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38 Meanwhile, back in Judah, Hezekiah became very sick and was about to die. Learning of it, Isaiah, Amoz’s son, went to visit him.

These are sad times for Judah and Isaiah. Although Isaiah has served as a court prophet for several of Judah’s kings, he and King Hezekiah have gotten to know one another particularly well over the years. Now the aging king is about to die. On many occasions Hezekiah seeks Isaiah’s counsel and takes it seriously. Even if he doesn’t always do exactly as he should, it is clear that he is genuinely concerned about the welfare of his subjects. With Isaiah’s help and perhaps a bit of his pestering, Hezekiah comes to understand that Judah’s national welfare is not separate from his and his people’s personal relationships with God.

Isaiah: Here is what the Eternal One has to say:

Eternal One: Get your affairs in order. You are going to die. You are not going to recover from this.

Hezekiah turned his face to the wall and started praying.

Hezekiah: Eternal One, I beg you to remember how I have followed the path You set before me, and how I did so with all my heart. Remember how I have done what You wanted with sincerity of purpose every step of the way.

Then Hezekiah broke down and wept. He wept and wept. Then a different word from the Eternal came upon the prophet Isaiah.

Eternal One: Go and tell Hezekiah that the Eternal, the God of your ancestor David, says: “I have heard your prayer, and I have seen your tears. I’ve decided to add another 15 years to your life. Not only that, but I will also rescue you and this city and not allow you to fall under the control of the Assyrian king. I Myself will protect this city, Jerusalem. You’ll know that I, the Eternal One, will keep My promise by this sign: I will make the sun’s shadow—which has climbed these steps of Ahaz’s stairway—go backward 10 steps.”

And the shadow on the stairway moved backward 10 steps. When Hezekiah, king of Judah, recovered from his illness, he composed a poem.

10 Hezekiah: I thought for sure in the prime of my life
        that I’d been brought to the gates of death,
        that I’d miss out on the rest of my years.
11     I thought: That’s it. I will never again see the Eternal in the land of the living.
        I will never again enjoy the company of those alive in this world.
12     My time on earth is folded up and packed away like a shepherd’s tent.
        It’s as if a weaver has snipped me off from the loom and rolled me up.
        From day to night You bring my life to an end.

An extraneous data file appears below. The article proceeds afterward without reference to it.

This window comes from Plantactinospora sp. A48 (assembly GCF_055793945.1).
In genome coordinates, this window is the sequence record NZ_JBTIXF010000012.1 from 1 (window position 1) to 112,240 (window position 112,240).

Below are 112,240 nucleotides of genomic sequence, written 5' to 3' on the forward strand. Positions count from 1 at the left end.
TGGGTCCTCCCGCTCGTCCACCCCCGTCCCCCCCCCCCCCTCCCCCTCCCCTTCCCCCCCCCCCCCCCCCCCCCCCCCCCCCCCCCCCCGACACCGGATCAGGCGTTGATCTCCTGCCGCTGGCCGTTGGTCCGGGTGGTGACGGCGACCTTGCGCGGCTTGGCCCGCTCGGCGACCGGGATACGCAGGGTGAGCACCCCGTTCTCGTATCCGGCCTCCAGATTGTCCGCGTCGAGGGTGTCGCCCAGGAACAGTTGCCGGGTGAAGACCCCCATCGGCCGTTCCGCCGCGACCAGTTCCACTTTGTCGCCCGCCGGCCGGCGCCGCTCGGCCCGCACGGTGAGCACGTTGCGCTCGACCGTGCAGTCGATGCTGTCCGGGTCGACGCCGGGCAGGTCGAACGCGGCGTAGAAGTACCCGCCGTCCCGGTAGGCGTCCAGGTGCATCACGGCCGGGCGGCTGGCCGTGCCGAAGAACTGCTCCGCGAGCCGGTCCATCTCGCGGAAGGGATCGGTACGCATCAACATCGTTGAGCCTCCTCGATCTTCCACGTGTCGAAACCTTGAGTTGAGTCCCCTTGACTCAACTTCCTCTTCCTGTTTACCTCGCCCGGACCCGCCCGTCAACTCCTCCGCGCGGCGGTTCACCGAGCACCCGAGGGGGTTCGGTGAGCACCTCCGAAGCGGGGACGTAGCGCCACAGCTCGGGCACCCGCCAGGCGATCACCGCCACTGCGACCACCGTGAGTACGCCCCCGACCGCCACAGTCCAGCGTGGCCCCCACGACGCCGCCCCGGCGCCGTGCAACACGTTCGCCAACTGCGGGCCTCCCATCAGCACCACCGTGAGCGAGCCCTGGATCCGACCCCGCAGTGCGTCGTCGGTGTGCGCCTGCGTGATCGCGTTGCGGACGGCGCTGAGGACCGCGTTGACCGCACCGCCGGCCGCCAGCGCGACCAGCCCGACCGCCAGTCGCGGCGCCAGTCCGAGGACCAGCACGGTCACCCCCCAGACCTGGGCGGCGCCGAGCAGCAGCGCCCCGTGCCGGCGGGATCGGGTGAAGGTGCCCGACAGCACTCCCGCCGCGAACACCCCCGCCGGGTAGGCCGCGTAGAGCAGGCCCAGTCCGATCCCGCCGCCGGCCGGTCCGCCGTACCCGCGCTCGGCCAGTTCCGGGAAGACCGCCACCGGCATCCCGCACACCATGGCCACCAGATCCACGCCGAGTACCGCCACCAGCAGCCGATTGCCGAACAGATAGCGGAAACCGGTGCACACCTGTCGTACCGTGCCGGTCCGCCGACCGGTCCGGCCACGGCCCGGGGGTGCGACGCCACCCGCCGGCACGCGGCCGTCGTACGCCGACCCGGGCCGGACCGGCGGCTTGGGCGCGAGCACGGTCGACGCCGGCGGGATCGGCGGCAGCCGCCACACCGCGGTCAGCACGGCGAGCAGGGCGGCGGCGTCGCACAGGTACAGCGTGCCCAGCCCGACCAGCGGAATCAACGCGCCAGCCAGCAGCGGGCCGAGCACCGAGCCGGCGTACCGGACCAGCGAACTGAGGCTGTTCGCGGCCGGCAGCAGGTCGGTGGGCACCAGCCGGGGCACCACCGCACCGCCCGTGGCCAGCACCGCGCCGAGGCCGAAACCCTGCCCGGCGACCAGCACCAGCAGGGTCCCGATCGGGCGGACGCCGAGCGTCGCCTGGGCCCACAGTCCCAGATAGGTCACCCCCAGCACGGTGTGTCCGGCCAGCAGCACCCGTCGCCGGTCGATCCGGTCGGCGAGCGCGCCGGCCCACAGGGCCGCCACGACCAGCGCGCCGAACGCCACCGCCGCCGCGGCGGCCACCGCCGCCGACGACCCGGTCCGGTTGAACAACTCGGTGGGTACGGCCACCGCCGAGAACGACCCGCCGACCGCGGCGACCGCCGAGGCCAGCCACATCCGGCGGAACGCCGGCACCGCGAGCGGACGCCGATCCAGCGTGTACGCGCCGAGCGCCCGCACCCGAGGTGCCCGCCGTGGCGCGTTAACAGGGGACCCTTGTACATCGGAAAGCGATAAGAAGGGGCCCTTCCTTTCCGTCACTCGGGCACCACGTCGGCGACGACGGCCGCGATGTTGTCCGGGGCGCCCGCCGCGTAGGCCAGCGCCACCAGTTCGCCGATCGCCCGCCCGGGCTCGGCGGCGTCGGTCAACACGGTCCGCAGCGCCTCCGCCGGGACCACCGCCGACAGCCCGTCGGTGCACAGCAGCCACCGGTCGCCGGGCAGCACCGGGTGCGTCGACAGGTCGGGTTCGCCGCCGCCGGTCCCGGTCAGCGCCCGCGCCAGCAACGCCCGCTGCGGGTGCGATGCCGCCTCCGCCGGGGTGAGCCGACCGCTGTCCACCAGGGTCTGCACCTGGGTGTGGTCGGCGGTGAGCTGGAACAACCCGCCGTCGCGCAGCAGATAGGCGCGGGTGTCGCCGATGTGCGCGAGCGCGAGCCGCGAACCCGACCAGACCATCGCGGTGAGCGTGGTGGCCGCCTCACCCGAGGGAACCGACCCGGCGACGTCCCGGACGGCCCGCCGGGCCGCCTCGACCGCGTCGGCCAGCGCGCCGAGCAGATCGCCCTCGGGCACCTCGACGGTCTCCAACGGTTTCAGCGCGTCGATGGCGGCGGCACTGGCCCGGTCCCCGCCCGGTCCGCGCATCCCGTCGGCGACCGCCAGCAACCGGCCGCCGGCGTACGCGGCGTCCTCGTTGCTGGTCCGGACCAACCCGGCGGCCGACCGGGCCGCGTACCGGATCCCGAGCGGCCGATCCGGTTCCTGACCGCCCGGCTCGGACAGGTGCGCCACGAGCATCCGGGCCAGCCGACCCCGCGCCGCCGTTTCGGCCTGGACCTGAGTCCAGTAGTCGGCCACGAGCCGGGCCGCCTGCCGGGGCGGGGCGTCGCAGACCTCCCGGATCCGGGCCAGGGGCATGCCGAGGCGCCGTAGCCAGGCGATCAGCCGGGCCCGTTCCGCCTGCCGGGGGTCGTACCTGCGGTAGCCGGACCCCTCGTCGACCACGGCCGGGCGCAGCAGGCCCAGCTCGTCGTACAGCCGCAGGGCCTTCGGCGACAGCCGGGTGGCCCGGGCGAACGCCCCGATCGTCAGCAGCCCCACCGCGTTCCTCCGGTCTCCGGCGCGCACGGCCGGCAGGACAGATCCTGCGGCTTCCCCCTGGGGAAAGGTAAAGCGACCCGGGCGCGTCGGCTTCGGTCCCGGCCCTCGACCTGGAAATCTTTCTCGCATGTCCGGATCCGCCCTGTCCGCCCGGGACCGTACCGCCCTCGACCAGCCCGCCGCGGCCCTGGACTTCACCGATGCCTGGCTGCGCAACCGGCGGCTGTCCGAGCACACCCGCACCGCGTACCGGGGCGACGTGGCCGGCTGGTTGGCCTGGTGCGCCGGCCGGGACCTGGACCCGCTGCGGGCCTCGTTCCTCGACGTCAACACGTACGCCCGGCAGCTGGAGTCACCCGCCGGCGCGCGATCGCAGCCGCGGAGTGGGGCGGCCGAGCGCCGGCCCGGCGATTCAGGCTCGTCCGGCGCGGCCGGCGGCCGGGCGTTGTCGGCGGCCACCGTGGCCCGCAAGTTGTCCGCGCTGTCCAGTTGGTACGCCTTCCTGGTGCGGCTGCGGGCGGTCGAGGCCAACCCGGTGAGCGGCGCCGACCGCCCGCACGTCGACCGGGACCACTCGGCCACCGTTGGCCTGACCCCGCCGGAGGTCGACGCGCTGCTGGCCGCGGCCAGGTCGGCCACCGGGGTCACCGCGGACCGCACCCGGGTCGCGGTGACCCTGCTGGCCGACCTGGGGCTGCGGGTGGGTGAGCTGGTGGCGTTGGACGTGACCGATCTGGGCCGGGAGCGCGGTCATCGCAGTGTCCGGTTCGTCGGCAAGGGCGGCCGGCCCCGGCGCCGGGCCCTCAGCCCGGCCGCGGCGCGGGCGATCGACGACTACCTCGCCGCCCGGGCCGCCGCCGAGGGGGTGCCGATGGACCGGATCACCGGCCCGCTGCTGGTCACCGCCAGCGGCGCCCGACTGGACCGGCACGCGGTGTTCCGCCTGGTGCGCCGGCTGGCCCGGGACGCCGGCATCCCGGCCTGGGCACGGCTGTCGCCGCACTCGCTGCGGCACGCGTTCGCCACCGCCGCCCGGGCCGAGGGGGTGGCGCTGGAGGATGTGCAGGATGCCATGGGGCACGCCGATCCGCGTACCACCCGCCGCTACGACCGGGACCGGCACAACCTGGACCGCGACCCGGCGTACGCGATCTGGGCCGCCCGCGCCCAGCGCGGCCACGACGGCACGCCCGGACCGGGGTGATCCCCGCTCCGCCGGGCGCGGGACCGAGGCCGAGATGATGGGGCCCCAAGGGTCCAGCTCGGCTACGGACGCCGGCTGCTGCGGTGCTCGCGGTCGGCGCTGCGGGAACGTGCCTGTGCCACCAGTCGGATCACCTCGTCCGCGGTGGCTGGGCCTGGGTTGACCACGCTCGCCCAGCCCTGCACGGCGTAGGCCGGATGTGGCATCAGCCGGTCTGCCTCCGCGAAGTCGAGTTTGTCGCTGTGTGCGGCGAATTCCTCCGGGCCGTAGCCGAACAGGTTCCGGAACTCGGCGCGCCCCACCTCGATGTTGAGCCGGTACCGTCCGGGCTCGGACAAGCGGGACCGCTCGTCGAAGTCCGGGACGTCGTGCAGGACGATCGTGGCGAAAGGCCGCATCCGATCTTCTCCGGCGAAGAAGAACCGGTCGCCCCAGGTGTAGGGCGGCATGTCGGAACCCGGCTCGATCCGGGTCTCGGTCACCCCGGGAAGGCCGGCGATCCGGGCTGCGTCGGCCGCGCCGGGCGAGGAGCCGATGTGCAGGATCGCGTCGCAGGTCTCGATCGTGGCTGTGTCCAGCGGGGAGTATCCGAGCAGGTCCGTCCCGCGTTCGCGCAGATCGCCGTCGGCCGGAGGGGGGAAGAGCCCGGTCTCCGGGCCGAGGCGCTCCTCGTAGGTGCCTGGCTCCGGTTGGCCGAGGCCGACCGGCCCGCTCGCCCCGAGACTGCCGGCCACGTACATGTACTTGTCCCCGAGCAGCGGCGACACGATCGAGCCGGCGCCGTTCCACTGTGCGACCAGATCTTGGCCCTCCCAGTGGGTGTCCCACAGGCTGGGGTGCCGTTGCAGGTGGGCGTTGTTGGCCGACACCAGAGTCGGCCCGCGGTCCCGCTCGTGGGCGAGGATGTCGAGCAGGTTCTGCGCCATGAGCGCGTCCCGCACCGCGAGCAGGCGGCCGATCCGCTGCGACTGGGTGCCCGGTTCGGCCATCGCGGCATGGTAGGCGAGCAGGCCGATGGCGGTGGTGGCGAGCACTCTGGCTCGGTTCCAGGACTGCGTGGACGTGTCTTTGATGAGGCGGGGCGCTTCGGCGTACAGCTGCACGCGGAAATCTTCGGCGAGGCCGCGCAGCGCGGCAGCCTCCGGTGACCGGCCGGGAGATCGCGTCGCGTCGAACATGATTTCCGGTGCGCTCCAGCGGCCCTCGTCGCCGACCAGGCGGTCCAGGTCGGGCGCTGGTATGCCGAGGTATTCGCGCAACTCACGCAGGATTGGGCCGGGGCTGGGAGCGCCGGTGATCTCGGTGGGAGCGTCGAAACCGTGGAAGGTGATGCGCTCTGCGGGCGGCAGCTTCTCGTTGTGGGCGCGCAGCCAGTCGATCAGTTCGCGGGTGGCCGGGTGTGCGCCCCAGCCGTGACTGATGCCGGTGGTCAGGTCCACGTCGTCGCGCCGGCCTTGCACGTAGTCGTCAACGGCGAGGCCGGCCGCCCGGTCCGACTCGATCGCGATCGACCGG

13     I stay calm until morning arrives,
        then like a lion He breaks all my bones.
        From day to night You bring my life to an end.
14     Oh, how I argue and mourn for my passing life!
        Like a swallow or a crane I twitter;
        like a lonesome dove I moan.
    My eyes become bleary from looking up to the heavens for help.
        I cry, “O Lord, way up high, I am oppressed; come and help me!”
15     But what can I say? God has spoken to me.
        Things are as He made them.
    So I am determined to go slowly, make the most of my years,
        even though I am bitter to the core.
16     But I so wanted to live! So I prayed, “Lord, by these things, people live
        and my spirit is grounded in the same.
    So heal me, let me live!”
17     Paradoxically, my bitter experience was pushing me toward wholeness.
        For You, God, have put behind all my shortcomings and wrongdoings.
    You have rescued me from death.
        You pulled me from a black hole of nothingness and held me close to You.
18     And so I join the living in giving thanks to You.
        After all, thankful voices never rise from the land of the dead.
    After all, the songs of praise never soar from death’s dark realm.
        Those who go down into the pit—that great black nothingness

Hezekiah becomes confident that God will restore his health and bring him back from the edge of death. Ironically, many years earlier his father Ahaz refused to ask for a sign even though God insisted that he do so. The son, it seems, has learned a valuable lesson; so he asks for a sign because he wants to know when he will be well enough to return to God’s house and offer thanks to Him among the rest of his citizens. Unfortunately, with some people, it is only in the bitterness of disease and in death’s dark shadow that a person learns to embrace life and live it to the fullest. Hezekiah’s near-death experience embitters his soul, but it also moves him toward wholeness. What Hezekiah does not know is that the Babylonians have their eyes set on dominating the rest of the world. For years, the Assyrians and Babylonians have coexisted, but the Babylonians are not content to remain a regional power. As they build their empire—annexing lands, conquering peoples, gaining strength—they begin to take an interest in little Judah. Hezekiah doesn’t account for how his actions might affect his nation. He simply isn’t that shrewd.

    They can’t even begin to hope for Your faithfulness.
19     But ah, the living! And I am among them today,
        giving praise and thanks to You for life,
    The old telling the young about the loyalty of Your love.
20     The Eternal will rescue me,
        and we will break out the stringed instruments.
    We will sing and make music for the rest of our lives,
        right here in the house of the Eternal.

21 Isaiah instructed the physicians to apply a compress of squashed figs to the boil on Hezekiah’s skin to help him recover.

Hezekiah: 22 When will I know that I am well enough to go to the Eternal’s house? Is there a sign I should look for?

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